Known Knowns, Known Unknowns, Unknown Knowns, Unknown Unknowns

Donald Rumsfeld in a 2002 press conference fostered the birth of the memes of “known knowns” and “known unknowns” and “unknown unknowns” which, to be frank, has long been a mystery to me. So I thought I needed to unpack it today as I can see it’s pretty important when considering the nature of black swans (versus white swans). Apparently it reaches back to the Greek era … I wish I had studied history better when I was younger.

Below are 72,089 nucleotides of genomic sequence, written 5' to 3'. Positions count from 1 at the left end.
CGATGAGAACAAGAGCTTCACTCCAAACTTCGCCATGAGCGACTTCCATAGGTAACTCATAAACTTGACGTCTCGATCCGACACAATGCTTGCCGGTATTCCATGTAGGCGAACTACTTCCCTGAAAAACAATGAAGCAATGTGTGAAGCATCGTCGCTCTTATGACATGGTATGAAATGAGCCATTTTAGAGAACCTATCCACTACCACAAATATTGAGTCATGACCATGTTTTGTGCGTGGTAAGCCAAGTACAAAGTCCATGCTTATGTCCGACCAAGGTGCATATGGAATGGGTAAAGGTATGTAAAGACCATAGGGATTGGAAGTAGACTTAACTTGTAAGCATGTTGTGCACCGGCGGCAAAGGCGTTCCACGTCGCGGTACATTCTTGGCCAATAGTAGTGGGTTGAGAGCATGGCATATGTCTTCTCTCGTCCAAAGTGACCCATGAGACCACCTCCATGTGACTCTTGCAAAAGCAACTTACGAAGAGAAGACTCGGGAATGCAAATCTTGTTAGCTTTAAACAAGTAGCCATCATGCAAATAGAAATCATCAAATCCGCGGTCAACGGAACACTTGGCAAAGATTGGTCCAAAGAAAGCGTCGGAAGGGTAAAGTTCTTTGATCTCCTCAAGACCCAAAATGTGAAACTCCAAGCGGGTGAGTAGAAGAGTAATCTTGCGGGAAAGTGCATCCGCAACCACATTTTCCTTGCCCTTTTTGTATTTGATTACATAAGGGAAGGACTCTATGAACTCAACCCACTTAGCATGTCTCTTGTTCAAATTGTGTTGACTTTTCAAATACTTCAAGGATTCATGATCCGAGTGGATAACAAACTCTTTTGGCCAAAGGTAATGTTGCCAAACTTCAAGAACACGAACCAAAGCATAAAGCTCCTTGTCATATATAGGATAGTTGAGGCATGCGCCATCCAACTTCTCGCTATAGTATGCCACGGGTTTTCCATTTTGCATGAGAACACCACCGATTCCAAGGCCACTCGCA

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COVID-19 was a “White Swan”

Nassim Taleb popularized the term “Black Swan” and has recently pointed out that COVID-19 can’t be categorized as such. He said it is a “White Swan” instead. Why? Because C-19 didn’t happen all of a sudden with a lack of predictability — we knew enough about it so that we could enact countermeasures, but many countries didn’t do so. It wasn’t, as he calls it, “an unforeseen problem” – which is his definition of a black swan.

Looking back to the early thoughts of Taleb in 2009 on the ideas of risk are quite interesting, as grounded in an HBR piece he penned with collaborators entitled, The Six Mistakes Executives Make in Risk Management.

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